Joséphine-Charlotte continued her studies at École Supérieure de Jeunes Filles in Geneva.[1] There, she took courses in French literature, English, history and chemistry.[3] Afterwards, she took Jean Piaget's lectures on child psychology at the University of Geneva.[1]



On 11 April 1949, Joséphine-Charlotte returned to Belgium for the first time since the war from Luxembourg.[3] A few months earlier, she expressed her desire to return to Belgium during the presentation of a gift from the Belgian delegation of the Dames de la Résistance.[3] In Bastogne, she visited Bastogne's Town Hall, the war memorial and Mardasson Memorial. She also visited Bande, Marche and Namur before reaching Brussels, where she stayed at the Royal Palace of Laeken with her grandmother, Queen Elisabeth.[3]

On 13 April 1949, Joséphine-Charlotte visited Lichtervelde and La Panne before returning to Brussels to participate in the Holy Thursday mass in Mechelen.[3] On 16 April, the Princess left Brussels and stayed at Fischbach Castle in Luxembourg for a few days before returning to Switzerland.[3] She returned to Belgium again to vote in the referendum on 12 March 1950, which ended up with the result of the maintenance of the monarchy in Belgium.[3] When she returned to Belgium, the princess took up her official duties. At the same time, she also devoted herself to social problems and developed her interest in the arts.[1]



Joséphine-Charlotte met Jean, Grand Duke of Luxembourg for the first time during one of her short stays with her godmother and future mother-in-law, Grand Duchess Charlotte, in Fischbach in 1948.[3] On 26 December 1952, the couple announced their engagement to the public even though they were already engaged the previous month.[citation needed] Joséphine-Charlotte and Jean were joined in marriage on 9 April 1953 in Luxembourg.[2] During their 52-year marriage, the couple had five children:[1]

Grand Duchess

Joséphine-Charlotte and Jean at the accession of Grand Duke Jean in 1964.

As a Belgian princess, Joséphine-Charlotte brought a wealth of elegance, taste and refinement to her new homeland. She carried out many social, cultural and humanitarian duties. She focused on several initiatives that she would ardently support, particularly matters pertaining to children and families.[3] After the accession of Grand Duke Jean in 1964, the Grand Ducal family, who initially lived at Betzdorf Castle, moved to the Berg Castle. Grand Duchess Joséphine-Charlotte was actively involved in the renovation of the castle.[3]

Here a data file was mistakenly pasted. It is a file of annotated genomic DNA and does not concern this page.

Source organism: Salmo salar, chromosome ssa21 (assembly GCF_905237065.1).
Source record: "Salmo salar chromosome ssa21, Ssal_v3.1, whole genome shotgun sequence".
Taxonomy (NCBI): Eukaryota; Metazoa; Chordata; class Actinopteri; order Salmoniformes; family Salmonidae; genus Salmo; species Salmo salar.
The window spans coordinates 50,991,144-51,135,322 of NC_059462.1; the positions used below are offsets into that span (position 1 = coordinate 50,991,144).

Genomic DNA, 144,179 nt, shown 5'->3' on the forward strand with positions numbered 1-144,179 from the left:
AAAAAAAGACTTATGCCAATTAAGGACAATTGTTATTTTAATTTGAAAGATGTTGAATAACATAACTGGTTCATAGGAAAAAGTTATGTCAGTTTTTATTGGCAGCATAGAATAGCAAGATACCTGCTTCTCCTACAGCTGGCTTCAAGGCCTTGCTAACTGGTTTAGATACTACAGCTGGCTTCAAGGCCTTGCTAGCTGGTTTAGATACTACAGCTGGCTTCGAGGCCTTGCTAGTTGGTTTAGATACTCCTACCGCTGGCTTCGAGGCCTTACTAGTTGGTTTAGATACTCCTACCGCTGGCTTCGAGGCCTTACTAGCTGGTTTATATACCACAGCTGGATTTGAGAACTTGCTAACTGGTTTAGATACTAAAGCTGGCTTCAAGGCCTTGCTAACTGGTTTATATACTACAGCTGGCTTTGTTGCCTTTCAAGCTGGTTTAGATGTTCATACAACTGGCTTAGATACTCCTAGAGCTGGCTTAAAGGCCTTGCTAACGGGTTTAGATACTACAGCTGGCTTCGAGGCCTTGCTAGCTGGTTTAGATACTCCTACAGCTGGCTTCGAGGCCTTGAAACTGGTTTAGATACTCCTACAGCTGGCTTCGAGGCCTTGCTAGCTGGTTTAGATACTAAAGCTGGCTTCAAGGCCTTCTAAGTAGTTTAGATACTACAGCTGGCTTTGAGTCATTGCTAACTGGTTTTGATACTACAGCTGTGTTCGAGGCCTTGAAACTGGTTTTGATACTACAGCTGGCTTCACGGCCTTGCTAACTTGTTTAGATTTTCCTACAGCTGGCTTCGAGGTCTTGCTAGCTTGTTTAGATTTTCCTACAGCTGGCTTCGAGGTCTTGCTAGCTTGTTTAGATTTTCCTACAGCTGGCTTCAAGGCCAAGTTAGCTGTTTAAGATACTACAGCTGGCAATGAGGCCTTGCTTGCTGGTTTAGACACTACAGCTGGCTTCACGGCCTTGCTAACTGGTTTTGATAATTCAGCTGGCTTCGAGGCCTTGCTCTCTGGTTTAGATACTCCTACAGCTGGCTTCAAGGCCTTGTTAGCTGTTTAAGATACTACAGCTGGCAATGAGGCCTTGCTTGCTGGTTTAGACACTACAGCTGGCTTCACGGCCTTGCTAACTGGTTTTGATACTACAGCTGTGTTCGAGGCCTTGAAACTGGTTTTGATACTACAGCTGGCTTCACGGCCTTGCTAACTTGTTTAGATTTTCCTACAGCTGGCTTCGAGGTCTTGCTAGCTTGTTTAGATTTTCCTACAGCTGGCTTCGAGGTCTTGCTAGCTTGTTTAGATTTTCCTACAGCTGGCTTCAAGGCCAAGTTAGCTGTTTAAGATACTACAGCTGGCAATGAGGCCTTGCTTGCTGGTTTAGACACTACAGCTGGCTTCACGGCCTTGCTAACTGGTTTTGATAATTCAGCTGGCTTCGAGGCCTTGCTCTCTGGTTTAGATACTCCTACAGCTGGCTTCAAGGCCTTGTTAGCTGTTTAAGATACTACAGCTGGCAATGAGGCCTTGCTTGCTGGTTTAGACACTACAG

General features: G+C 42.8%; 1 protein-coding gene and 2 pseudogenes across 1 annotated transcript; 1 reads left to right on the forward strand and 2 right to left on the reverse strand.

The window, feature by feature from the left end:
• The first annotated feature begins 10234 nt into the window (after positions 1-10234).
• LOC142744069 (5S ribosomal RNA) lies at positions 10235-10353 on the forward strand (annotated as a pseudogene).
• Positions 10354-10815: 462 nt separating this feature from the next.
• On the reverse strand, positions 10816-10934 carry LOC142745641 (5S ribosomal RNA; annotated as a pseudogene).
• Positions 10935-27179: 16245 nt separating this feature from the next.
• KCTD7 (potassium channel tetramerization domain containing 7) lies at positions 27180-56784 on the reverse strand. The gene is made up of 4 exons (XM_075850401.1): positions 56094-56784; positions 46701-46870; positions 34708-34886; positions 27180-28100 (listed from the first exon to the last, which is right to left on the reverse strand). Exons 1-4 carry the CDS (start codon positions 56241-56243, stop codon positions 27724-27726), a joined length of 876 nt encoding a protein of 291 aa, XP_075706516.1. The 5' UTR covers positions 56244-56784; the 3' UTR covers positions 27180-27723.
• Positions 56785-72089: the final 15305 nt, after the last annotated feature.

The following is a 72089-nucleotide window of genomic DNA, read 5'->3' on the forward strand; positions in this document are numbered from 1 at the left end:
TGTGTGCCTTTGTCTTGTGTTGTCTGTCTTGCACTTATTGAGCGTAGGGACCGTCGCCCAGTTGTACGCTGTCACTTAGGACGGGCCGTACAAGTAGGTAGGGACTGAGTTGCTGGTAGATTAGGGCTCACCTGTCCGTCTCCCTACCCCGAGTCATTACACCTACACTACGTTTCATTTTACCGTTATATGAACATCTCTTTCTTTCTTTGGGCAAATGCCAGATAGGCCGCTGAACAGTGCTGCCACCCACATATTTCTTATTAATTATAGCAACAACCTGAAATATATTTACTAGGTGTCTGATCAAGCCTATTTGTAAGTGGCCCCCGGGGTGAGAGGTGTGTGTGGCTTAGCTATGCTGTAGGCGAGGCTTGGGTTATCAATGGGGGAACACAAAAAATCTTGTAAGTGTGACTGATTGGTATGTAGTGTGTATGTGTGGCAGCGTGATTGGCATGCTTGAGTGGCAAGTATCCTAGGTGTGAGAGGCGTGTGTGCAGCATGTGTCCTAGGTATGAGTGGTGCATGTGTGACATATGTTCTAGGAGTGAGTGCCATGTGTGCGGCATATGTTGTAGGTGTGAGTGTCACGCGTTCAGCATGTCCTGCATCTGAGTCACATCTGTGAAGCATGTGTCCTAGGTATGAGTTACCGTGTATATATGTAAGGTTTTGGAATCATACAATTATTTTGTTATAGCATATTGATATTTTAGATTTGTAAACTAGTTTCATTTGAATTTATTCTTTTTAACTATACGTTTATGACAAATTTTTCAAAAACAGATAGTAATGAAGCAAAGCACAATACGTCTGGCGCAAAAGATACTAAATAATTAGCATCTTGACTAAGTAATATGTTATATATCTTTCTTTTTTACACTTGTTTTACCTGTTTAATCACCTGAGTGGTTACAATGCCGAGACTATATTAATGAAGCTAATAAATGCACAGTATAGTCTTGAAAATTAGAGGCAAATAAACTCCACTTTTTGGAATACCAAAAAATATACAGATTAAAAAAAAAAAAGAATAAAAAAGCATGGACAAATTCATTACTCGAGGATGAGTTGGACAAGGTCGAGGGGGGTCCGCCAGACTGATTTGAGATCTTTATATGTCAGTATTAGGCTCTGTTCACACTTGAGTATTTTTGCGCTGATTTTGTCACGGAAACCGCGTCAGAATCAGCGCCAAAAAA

Grand Duke Jean and Grand Duchess Josephine-Charlotte with President Ronald Reagan and Nancy Reagan at the White House in 1984.

As Grand Duchess, she often accompanied her husband on foreign visits, as well as many events within Luxembourg itself.[3] She and the Grand Duke made numerous state visits such as to the Vatican and Brazil in 1965, the United Kingdom in 1972, USSR and Tunisia in 1975, Senegal in 1977, China in 1979, and the United States in 1984.[6] During her tenure as a consort, she and her husband hosted 39 state visits to Luxembourg.[6]

Joséphine-Charlotte became president of the Luxembourg Red Cross in 1964. She was president of Luxembourg Youth Section of the Red Cross.[2] She also served as honorary president of the Luxembourg Philharmonic Orchestra.[citation needed] She became the chief guide of Luxembourg’s guides movement in 1990.[citation needed] She was the patron of the Union of Voluntary Blood Donors and the Luxembourg Paediatrics Society.[citation needed] The Grand Duchess also oversaw the restoration of the Grand Ducal Palace from 1991 until 1996.[citation needed] She became a patron and honorary president of l’association pour la protection curative de l’enfance,[3] the Scouts and Guides of Luxembourg,[3] the Equestrian Federation,[3] les Jeunesses musicales,[3] the International Bazaar of Luxembourg and the Hëllef fir kriibskrank Kanner Foundation.[3] She also regularly visited Luxembourg's social and cultural centers, establishments, institutes, hospitals and nurseries.[3]